The Citizens’ Advocate provides residents and business owners with an identifiable point of contact within the City of Atlanta to help them resolve problems that have failed to be addressed through traditional channels in various departments.
In April 2011, Mayor Kasim Reed hired the city’s first citizens’ advocate, inviting former veteran investigative reporter Stephanie Ramage to “work tirelessly on behalf of our residents and business owners and help make the city address problems in a manner that leads to better, faster and more efficient service.”
The citizens’ advocate identifies problems on behalf of citizens and delivers an honest assessment of the City’s handling of the situation. She takes citizens’ concerns to the involved parties --- from front line workers up to department heads. She investigates the city’s response, assesses its effectiveness and timeliness, determines exactly where breakdowns in communication or service are occurring, and makes recommendations for resolution to the appropriate city leaders. Such solutions may involve minor adjustments to city practices or quick-fixes to individual situations, or they may include developing new policies, procedures, personnel, or legislation.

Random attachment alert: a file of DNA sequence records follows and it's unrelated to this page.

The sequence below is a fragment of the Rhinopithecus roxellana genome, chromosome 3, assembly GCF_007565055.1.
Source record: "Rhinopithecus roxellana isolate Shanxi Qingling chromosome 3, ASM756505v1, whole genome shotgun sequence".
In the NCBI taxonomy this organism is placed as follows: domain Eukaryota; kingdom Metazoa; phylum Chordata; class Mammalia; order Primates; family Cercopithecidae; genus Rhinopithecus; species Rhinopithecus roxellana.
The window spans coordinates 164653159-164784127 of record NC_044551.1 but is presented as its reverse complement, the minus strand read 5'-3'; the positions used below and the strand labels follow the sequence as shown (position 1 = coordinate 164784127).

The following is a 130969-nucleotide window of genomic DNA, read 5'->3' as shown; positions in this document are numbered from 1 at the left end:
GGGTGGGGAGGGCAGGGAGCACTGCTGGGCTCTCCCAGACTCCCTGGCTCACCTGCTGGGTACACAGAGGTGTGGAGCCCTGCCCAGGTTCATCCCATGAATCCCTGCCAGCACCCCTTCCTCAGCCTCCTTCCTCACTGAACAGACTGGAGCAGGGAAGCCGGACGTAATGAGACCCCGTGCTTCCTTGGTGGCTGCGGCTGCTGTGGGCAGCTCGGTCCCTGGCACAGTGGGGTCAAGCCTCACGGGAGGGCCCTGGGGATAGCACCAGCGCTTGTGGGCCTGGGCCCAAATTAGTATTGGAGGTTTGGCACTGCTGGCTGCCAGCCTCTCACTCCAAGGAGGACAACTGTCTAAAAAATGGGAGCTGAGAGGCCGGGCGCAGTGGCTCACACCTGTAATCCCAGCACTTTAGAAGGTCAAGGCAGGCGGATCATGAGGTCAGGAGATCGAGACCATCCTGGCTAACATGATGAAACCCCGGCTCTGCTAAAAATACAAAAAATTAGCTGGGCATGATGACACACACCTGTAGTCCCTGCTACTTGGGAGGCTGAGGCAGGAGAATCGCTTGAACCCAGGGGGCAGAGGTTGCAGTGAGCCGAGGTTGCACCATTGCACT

This webpage will be periodically updated with reports and items of interest for the community. Mayor Reed has asked the citizens’ advocate to focus on issues of water and sewer services, code enforcement, blight, licensing processes, and a variety of other matters across the spectrum of city government. However, any citizen may contact the citizens’ advocate with questions, complaints or concerns regarding city services and policies.
The establishment of the Office of the Citizen Advocate is part of Mayor Reed’s goal to improve service in Atlanta and help keep government accountable. Many cities, ranging in size from New York to Jacksonville, Fla., employ a person who serves as a citizen advocate, public advocate or ombudsman.